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April 21, 2018  |  Login

Threats to Tropical Forests


The area bounded by the Tropic of Cancer (23.5oN) and the Tropic of Capricorn (23.5oS) is known as “the tropics”. Tropical rainforest, mainly comprised of evergreen trees, thrives in areas of high rainfall. Deciduous trees, which shed their leaves in the dry season, tend to grow in areas where there is a seasonal drought. In dry areas that are prone to fire, and where soils are particularly poor, trees grow sparsely, forming “woody savanna”.

Tropical forests bind the soil, helping to prevent erosion and retain the few nutrients present. They also absorb carbon dioxide from the atmosphere, exchanging it for oxygen. Tropical forests cover only 6 percent of the Earth's land area but probably contain over half the world's species, most of which have yet to be identified. Fire, often caused by lightning, is part of the natural cycle of regeneration in tropical forests.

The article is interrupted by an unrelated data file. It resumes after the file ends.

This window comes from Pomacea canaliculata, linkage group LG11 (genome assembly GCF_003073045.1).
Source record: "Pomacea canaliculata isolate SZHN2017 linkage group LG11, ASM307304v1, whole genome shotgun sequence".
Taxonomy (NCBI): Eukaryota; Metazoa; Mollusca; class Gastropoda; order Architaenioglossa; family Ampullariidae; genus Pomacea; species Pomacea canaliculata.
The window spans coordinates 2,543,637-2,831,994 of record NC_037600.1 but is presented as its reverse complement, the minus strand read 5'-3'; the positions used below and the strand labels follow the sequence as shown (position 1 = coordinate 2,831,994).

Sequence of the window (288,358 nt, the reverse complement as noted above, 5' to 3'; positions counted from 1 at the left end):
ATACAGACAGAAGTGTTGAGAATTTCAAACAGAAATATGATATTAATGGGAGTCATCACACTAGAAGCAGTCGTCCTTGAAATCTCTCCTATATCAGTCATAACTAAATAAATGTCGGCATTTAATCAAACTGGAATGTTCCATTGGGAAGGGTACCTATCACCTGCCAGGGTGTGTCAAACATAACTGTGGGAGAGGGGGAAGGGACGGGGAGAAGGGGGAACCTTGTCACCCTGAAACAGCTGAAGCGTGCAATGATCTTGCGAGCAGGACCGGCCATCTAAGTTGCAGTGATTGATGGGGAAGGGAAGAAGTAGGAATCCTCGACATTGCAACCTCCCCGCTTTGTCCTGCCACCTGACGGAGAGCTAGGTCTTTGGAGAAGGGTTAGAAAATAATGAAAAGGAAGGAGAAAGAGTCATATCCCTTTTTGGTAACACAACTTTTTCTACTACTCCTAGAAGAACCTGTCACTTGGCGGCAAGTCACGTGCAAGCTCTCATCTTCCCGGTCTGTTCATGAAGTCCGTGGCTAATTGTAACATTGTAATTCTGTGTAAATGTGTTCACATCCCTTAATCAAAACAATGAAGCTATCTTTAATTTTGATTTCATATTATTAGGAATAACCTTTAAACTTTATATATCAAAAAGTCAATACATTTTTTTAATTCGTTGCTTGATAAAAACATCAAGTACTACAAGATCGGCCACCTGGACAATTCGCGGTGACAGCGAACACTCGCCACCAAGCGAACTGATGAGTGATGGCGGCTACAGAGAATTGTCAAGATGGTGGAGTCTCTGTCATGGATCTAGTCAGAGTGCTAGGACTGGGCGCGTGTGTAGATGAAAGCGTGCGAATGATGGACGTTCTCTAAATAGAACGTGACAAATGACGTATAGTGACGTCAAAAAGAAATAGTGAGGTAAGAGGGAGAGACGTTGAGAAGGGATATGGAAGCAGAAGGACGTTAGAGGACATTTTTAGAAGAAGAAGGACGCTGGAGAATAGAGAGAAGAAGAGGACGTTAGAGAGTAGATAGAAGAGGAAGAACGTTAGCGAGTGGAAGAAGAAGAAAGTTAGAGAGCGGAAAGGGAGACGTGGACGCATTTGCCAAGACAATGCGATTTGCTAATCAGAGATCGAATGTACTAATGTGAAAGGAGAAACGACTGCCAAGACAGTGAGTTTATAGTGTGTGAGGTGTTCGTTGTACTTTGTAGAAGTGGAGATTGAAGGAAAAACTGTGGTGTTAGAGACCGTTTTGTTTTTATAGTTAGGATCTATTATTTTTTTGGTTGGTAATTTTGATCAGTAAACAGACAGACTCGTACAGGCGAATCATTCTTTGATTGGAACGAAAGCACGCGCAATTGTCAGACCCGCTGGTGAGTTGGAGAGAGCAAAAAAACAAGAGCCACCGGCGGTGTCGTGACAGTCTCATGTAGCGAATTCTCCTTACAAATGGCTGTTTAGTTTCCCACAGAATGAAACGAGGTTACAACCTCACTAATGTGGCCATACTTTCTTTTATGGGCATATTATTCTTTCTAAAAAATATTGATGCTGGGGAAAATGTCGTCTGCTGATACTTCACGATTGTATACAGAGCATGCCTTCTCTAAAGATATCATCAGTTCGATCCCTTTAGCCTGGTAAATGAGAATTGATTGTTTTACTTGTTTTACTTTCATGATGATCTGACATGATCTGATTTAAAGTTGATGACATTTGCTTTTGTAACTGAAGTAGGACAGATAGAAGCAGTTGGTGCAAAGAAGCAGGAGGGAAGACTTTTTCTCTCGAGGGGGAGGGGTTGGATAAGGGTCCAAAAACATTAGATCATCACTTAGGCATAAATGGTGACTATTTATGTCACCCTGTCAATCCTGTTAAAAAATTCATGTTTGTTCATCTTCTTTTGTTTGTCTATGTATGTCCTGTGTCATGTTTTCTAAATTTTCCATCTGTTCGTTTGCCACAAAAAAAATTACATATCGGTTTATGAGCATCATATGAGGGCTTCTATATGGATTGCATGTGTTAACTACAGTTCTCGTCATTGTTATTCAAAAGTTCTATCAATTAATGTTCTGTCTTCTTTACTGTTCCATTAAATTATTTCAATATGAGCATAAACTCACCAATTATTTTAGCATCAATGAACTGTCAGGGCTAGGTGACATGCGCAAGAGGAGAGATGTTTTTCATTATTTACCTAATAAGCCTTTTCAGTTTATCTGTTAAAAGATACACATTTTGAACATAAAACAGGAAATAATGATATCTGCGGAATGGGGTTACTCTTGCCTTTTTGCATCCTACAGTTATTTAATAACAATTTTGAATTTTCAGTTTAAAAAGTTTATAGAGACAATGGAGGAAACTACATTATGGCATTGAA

Fire destroys the forest canopy, enabling light to reach the ground, and saplings and herbs to grow. In most cases, however, forest fires are caused by humans. In some cases they are deliberately lit in order to clear forests for agriculture. In others, they are started inadvertently, perhaps by discarded cigarettes or sparks from machinery.


Clearing by slashing and burning techniques, and more recently by machines, may completely destroy the remaining major areas of tropical forests. Most of the tropical forests are in poor countries whose priorities are to clear land for agriculture. Attempts by wealthier countries to encourage development often lead to tropical forests being exploited for timber.

Once the forest is gone, the land is prone to erosion and flooding. Nutrients in the soil are rapidly leached and after a few years farming and ranching become untenable. Where the original forest cover is substantial, as in the Amazon, it has a major influence on climate. Loss of trees reduces local rainfall and may even disrupt the global climate. Sustainable exploitation of tropical forests, including selective logging and harvesting of products such as fruit and rubber, can provide a higher long-term income than more destructive practices.

Mackay, Richard (2009) The Atlas of Endangered Species © Myriad Editions. Available from:

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